Everyone remembers their first Mengke Bateer experience. Mine came in the 2000 Olympics. In a game against the USA in which Yao Ming beasted from three point range (true story), and in which Wang Zhizhi picked up four first half fouls, Mengke came in and hit some mid range jump shots, in that way that he does. It was kind of fun, if ultimately kind of forgettable. Bateer went on to enjoy a few years in the NBA. He started out as a training camp signee of the Denver Nuggets in 2002, yet was waived before the season started. He thus went back to China and averaged 24.3 points and 14.2 rebounds per game for Beijing, before returning to the Nuggets in February 2002 to see out the season with them. Bateer played in 27 games for that God awful Nuggets team and even squeezed out 10 starts, averaging 5.1 points, 3.6 rebounds and 3.5 fouls in 15 minutes per game. You’ll no doubt have noticed that that’s a lot of fouls. That offseason, Bateer – who had been signed through 2003 – was a throw-in by Denver in the trade with Detroit that saw him, Don Reid and a first-round pick swapped for Rodney White. That pick was later traded to Atlanta (who used it on Josh Smith) as the centrepiece of the Rasheed Wallace deal; in a way, therefore, Mengke Bateer was an integral part of building the 2003-04 NBA champion Detroit Pistons. An underrated bad Kiki Vanderweghe trade, that one. (It was perhaps overshadowed by the fact that it came in the same offseason as the drafting of Nikoloz Tskitishvili, a move you may have heard about.) Nevertheless, despite how much Bateer had brought to the franchise, Detroit moved him on without him playing a game for […]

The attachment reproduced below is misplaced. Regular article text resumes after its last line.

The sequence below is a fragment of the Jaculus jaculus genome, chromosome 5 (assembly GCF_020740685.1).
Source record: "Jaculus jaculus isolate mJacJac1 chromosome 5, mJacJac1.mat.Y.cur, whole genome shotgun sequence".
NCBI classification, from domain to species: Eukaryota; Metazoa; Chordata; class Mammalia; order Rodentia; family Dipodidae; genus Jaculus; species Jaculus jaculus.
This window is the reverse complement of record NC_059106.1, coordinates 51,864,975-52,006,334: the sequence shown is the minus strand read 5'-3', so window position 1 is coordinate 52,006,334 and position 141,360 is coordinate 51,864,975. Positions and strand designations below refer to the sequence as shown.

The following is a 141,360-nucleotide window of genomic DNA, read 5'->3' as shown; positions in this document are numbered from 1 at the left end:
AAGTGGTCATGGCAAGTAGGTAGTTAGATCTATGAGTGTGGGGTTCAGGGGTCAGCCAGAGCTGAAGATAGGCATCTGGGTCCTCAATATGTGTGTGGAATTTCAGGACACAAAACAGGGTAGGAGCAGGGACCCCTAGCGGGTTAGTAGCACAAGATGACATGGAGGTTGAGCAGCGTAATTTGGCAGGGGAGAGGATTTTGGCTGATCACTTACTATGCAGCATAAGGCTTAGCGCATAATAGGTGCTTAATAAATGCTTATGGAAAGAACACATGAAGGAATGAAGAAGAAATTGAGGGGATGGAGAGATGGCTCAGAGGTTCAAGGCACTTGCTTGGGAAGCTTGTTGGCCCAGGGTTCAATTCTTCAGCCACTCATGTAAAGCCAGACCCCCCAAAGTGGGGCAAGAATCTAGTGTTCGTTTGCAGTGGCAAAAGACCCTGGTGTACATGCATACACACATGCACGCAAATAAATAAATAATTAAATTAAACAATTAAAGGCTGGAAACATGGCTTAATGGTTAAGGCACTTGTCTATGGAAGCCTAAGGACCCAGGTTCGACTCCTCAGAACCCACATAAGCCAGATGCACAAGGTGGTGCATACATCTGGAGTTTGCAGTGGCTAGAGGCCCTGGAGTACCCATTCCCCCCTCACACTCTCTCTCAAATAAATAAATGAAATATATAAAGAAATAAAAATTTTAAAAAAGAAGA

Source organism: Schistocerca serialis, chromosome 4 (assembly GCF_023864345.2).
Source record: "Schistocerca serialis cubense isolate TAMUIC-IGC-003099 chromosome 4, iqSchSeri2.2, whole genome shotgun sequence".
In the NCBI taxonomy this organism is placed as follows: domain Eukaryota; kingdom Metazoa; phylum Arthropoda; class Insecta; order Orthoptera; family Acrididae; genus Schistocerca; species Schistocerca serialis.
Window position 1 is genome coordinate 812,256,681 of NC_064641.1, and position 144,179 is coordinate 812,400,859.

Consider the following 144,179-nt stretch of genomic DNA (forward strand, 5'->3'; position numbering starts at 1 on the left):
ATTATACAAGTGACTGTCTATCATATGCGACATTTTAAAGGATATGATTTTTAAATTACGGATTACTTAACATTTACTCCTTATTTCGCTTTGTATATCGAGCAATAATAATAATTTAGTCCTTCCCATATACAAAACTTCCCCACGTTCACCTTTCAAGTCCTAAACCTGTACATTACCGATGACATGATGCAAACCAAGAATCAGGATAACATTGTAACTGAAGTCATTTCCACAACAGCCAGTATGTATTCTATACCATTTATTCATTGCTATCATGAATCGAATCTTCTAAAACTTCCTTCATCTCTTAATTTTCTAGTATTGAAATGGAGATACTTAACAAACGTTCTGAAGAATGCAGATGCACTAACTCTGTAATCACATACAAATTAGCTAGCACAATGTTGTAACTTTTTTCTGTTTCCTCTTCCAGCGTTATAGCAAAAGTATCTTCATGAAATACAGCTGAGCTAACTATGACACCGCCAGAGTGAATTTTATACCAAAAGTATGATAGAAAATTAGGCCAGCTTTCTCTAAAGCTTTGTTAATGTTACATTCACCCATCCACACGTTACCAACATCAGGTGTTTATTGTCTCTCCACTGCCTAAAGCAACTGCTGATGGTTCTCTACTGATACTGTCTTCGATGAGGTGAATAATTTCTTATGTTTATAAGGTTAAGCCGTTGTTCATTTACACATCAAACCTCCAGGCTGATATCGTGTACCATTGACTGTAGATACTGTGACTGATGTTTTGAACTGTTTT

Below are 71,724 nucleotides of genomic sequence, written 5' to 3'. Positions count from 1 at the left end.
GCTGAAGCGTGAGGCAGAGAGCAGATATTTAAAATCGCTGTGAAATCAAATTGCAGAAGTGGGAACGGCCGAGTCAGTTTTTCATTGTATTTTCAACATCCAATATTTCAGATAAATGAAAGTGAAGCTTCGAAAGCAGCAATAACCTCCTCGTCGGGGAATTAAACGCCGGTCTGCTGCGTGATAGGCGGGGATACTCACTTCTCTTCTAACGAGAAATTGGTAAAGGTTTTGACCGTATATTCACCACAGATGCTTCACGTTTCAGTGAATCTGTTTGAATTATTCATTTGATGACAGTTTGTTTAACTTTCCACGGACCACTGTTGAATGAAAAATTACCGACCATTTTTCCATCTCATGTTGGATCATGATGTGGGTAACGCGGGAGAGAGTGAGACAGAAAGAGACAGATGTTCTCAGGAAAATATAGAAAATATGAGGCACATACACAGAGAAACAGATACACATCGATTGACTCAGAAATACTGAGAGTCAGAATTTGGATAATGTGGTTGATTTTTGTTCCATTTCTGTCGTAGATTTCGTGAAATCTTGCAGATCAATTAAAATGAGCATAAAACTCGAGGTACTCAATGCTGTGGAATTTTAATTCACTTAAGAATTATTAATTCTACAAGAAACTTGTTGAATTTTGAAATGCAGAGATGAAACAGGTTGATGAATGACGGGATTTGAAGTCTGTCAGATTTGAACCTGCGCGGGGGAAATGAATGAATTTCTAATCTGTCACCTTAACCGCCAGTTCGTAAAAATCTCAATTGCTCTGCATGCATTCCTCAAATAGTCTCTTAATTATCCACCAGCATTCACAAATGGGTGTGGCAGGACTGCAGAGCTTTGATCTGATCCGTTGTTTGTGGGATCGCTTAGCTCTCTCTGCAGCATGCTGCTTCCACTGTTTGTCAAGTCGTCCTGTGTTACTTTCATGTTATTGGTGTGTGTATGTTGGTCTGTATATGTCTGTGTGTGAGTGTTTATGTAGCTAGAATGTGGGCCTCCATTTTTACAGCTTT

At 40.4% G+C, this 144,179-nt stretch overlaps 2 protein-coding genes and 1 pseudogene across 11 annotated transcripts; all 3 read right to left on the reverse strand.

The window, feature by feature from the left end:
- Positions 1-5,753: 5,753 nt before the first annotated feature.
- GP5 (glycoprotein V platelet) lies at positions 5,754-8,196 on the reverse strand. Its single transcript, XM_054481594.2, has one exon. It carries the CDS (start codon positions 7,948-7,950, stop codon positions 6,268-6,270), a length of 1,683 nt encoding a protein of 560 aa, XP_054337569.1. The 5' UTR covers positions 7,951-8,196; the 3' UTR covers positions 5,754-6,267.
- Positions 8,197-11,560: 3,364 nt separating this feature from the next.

After the completion of the Grizzlies’s second consecutive poor season, Spanish guard Juan Carlos Navarro immediately returned to his native Spain. Immediately. And why wouldn’t he? A free agent this offseason, Navarro has been roundly stiffed by Memphis, who have managed to mismanage his situation rather spectacularly, in the way that only they know how. Let’s recap: 1: Memphis traded a protected first rounder to Washington for the draft rights to Navarro. 2: They then sign Darko Milicic to a big deal, taking up most of their cap space. 3: Then, the Grizzlies completely inexplicably sign Casey Jacobsen and Andre Brown to minimum salary deals before completing negotiations with Navarro, as well as sign Mike Conley to his rookie deal (thus making his cap number 120% of the scale, not the 100% that was billed before he signed.) As a result, they were left with only just above the minimum left from their cap room to give Navarro ($538,050), after he had already sealed his buyout with Barcelona. Navarro, as a result, had to take the only offer that Memphis could give him – one made unnecessarily poor by those inconsequential Jacobsen and Brown signings – and wound up playing for an overall financial loss last season. Memphis then sucked all year, and also traded away Juan’s mate, Pau Gasol. In the end, Navarro left Europe to come to the NBA, where he was treated with less money, less minutes, less acclaim, less wins, and less friends than he had just left his native country for. So no, I shouldn’t imagine that he’s entirely sold on the idea of coming back.